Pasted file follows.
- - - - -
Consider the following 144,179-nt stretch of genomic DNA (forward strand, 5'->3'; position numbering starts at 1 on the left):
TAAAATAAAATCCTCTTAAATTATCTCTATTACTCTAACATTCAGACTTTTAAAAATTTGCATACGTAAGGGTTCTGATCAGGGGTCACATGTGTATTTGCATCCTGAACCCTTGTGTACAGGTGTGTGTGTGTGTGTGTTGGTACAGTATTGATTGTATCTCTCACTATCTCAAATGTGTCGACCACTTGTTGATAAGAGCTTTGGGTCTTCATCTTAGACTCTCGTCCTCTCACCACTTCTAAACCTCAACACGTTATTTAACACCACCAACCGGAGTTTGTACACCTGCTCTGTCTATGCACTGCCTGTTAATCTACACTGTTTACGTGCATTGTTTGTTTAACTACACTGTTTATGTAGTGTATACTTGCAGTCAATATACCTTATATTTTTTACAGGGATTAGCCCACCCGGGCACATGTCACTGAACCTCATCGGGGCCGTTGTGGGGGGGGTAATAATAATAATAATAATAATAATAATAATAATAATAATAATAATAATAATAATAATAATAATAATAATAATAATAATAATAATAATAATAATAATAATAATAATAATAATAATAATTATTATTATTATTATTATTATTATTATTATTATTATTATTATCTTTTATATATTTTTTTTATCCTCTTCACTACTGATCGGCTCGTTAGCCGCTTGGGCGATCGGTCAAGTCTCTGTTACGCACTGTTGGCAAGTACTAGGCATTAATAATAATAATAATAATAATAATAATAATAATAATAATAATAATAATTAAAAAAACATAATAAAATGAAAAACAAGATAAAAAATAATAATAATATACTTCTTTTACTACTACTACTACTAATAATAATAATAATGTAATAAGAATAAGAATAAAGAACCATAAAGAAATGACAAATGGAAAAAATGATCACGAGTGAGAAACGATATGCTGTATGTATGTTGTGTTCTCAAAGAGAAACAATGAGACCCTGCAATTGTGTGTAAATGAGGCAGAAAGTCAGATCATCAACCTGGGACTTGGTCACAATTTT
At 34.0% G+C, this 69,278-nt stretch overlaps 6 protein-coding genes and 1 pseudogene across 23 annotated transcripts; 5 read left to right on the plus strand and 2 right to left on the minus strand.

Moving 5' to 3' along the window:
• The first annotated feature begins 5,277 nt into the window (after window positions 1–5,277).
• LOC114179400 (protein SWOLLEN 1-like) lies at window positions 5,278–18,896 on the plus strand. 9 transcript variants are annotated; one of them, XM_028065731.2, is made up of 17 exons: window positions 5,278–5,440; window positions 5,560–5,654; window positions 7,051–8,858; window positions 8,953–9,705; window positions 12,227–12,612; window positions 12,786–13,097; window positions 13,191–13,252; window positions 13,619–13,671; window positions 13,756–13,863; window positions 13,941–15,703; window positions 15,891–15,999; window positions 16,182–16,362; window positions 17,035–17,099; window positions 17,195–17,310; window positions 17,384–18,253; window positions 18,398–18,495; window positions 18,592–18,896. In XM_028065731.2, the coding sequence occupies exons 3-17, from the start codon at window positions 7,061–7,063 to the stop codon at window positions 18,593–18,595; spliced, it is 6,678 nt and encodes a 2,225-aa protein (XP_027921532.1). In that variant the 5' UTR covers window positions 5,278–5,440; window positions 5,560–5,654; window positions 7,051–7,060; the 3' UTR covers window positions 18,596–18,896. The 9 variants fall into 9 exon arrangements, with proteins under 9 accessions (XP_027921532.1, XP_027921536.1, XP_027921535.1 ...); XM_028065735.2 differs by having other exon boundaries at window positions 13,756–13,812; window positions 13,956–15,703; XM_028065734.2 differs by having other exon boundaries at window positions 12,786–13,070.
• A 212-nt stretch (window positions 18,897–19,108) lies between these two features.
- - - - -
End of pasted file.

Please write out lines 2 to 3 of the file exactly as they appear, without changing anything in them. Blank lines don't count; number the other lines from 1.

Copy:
TAAAATAAAATCCTCTTAAATTATCTCTATTACTCTAACATTCAGACTTTTAAAAATTTGCATACGTAAGGGTTCTGATCAGGGGTCACATGTGTATTTGCATCCTGAACCCTTGTGTACAGGTGTGTGTGTGTGTGTGTTGGTACAGTATTGATTGTATCTCTCACTATCTCAAATGTGTCGACCACTTGTTGATAAGAGCTTTGGGTCTTCATCTTAGACTCTCGTCCTCTCACCACTTCTAAACCTCAACACGTTATTTAACACCACCAACCGGAGTTTGTACACCTGCTCTGTCTATGCACTGCCTGTTAATCTACACTGTTTACGTGCATTGTTTGTTTAACTACACTGTTTATGTAGTGTATACTTGCAGTCAATATACCTTATATTTTTTACAGGGATTAGCCCACCCGGGCACATGTCACTGAACCTCATCGGGGCCGTTGTGGGGGGGGTAATAATAATAATAATAATAATAATAATAATAATAATAATAATAATAATAATAATAATAATAATAATAATAATAATAATAATAATAATAATAATAATAATAATAATAATAATAATAATTATTATTATTATTATTATTATTATTATTATTATTATTATTATCTTTTATATATTTTTTTTATCCTCTTCACTACTGATCGGCTCGTTAGCCGCTTGGGCGATCGGTCAAGTCTCTGTTACGCACTGTTGGCAAGTACTAGGCATTAATAATAATAATAATAATAATAATAATAATAATAATAATAATAATAATTAAAAAAACATAATAAAATGAAAAACAAGATAAAAAATAATAATAATATACTTCTTTTACTACTACTACTACTAATAATAATAATAATGTAATAAGAATAAGAATAAAGAACCATAAAGAAATGACAAATGGAAAAAATGATCACGAGTGAGAAACGATATGCTGTATGTATGTTGTGTTCTCAAAGAGAAACAATGAGACCCTGCAATTGTGTGTAAATGAGGCAGAAAGTCAGATCATCAACCTGGGACTTGGTCACAATTTT
At 34.0% G+C, this 69,278-nt stretch overlaps 6 protein-coding genes and 1 pseudogene across 23 annotated transcripts; 5 read left to right on the plus strand and 2 right to left on the minus strand.